Three courts block 3D-printable guns

Blueprints for plastic weapons were set to become available Wednesday

- Deirdre Shesgreen and Josh Hafner

WASHINGTON – Three courts barred the chief promoter of 3D-printable guns Tuesday from posting his designs online, hours before a midnight deadline that would have made such informatio­n widely accessible.

Courts in New York, New Jersey and Washington state issued rulings barring Cody Wilson and his company, Defense Distributi­on, from uploading instructio­ns for making 3D-printable guns at midnight Wednesday – as he had planned to do under a settlement reached in June with the Trump administra­tion

“Today, Cody Wilson committed to not publish any new printable gun codes nationwide until a court hearing in September,” New Jersey’s attorney general, Gurbir Grewal, announced, calling it a “big victory for public safety and law enforcemen­t safety.”

Wilson downplayed the court agreement in an email to USA TODAY.

“We agreed to maintain the status quo, keep up existing files, block (New Jersey) IP addresses, and not post new files. We gave up nothing,” Wilson said.

President Donald Trump said in a tweet Tuesday morning that he was “looking into” easy access to blueprints for 3D-printable guns, saying the idea “doesn’t seem to make much sense.”

Wilson designed a 3D-printable plastic pistol, called the “Liberator .380,” in 2012 and put the plans online. The State Department advised Wilson to remove the informatio­n, saying it could be a violation of internatio­nal export law.

Wilson complied but sued the State Department and its chief, John Kerry, who ran the agency in the Obama administra­tion.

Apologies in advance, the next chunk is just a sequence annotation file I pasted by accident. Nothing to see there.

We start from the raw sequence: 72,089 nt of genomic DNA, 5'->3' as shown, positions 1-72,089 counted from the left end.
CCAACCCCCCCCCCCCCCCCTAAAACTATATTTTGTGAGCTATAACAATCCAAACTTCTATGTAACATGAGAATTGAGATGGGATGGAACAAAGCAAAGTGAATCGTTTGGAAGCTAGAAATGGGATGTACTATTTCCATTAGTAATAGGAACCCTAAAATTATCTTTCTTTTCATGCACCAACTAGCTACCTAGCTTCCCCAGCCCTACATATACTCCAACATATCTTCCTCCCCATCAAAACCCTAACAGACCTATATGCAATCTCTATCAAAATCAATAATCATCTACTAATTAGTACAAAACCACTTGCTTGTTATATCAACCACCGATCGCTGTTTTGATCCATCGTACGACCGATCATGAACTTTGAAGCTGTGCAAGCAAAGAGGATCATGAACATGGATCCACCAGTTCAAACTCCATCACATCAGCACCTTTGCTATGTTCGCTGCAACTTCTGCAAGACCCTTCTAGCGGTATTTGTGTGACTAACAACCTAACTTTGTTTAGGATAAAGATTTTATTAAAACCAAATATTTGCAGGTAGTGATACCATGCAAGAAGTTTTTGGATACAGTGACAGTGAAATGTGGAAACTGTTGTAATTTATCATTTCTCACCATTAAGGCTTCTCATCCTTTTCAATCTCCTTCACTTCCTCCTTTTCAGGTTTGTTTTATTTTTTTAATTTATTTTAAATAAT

In June, the State Department, now led by Trump Secretary of State Mike Pompeo, settled the case with Wilson. Under that agreement, Defense Distribute­d planned to post downloadab­le instructio­ns for 3D-printable guns, making such firearms available to anyone with the right machine and materials.

Defense Distribute­d already sells parts that help users build their own untraceabl­e firearms, known as “ghost guns” for their lack of serial numbers. All 3D-printed guns would be untraceabl­e, and because people can make them themselves, no background check is required.

That prospect startled gun control advocates, who said it could worsen gun violence in the USA and make it easier for terrorists to gain access to firearms. Eight states and the District of Columbia sued the Trump administra­tion Monday to block the 3D-printed weapons from becoming available.

Washington state’s attorney general, Bob Ferguson, leads the legal challenge.

 ?? JAY JANNER/AP ?? Cody Wilson says his Liberator pistol was made with a 3D printer.
JAY JANNER/AP Cody Wilson says his Liberator pistol was made with a 3D printer.

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